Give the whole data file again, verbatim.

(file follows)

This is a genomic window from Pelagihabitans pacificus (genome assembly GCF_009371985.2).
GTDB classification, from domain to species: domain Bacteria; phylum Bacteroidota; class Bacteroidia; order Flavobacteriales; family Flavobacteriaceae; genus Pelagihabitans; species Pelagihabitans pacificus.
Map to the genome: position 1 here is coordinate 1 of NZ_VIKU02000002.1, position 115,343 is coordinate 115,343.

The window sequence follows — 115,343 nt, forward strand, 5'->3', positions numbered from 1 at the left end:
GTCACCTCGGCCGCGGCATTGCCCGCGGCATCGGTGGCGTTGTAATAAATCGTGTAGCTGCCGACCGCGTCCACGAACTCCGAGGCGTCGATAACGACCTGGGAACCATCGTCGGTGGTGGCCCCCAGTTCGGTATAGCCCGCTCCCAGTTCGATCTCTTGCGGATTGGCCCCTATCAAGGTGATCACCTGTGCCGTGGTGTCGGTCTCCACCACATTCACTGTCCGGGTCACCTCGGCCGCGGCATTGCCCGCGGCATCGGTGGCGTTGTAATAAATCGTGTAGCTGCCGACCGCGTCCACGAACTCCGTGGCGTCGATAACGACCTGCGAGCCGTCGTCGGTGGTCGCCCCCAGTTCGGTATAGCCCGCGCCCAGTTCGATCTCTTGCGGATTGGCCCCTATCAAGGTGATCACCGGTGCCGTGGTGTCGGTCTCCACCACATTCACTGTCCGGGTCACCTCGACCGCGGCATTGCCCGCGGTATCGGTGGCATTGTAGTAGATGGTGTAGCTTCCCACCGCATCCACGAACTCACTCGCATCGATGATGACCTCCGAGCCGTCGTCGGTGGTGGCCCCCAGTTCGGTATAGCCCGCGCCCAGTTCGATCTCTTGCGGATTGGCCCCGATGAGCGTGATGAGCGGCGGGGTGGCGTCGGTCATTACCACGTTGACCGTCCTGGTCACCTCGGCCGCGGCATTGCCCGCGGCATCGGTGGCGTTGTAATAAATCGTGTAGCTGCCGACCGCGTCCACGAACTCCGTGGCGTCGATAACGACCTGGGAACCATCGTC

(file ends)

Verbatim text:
This is a genomic window from Pelagihabitans pacificus (genome assembly GCF_009371985.2).
GTDB classification, from domain to species: domain Bacteria; phylum Bacteroidota; class Bacteroidia; order Flavobacteriales; family Flavobacteriaceae; genus Pelagihabitans; species Pelagihabitans pacificus.
Map to the genome: position 1 here is coordinate 1 of NZ_VIKU02000002.1, position 115,343 is coordinate 115,343.

The window sequence follows — 115,343 nt, forward strand, 5'->3', positions numbered from 1 at the left end:
GTCACCTCGGCCGCGGCATTGCCCGCGGCATCGGTGGCGTTGTAATAAATCGTGTAGCTGCCGACCGCGTCCACGAACTCCGAGGCGTCGATAACGACCTGGGAACCATCGTCGGTGGTGGCCCCCAGTTCGGTATAGCCCGCTCCCAGTTCGATCTCTTGCGGATTGGCCCCTATCAAGGTGATCACCTGTGCCGTGGTGTCGGTCTCCACCACATTCACTGTCCGGGTCACCTCGGCCGCGGCATTGCCCGCGGCATCGGTGGCGTTGTAATAAATCGTGTAGCTGCCGACCGCGTCCACGAACTCCGTGGCGTCGATAACGACCTGCGAGCCGTCGTCGGTGGTCGCCCCCAGTTCGGTATAGCCCGCGCCCAGTTCGATCTCTTGCGGATTGGCCCCTATCAAGGTGATCACCGGTGCCGTGGTGTCGGTCTCCACCACATTCACTGTCCGGGTCACCTCGACCGCGGCATTGCCCGCGGTATCGGTGGCATTGTAGTAGATGGTGTAGCTTCCCACCGCATCCACGAACTCACTCGCATCGATGATGACCTCCGAGCCGTCGTCGGTGGTGGCCCCCAGTTCGGTATAGCCCGCGCCCAGTTCGATCTCTTGCGGATTGGCCCCGATGAGCGTGATGAGCGGCGGGGTGGCGTCGGTCATTACCACGTTGACCGTCCTGGTCACCTCGGCCGCGGCATTGCCCGCGGCATCGGTGGCGTTGTAATAAATCGTGTAGCTGCCGACCGCGTCCACGAACTCCGTGGCGTCGATAACGACCTGGGAACCATCGTC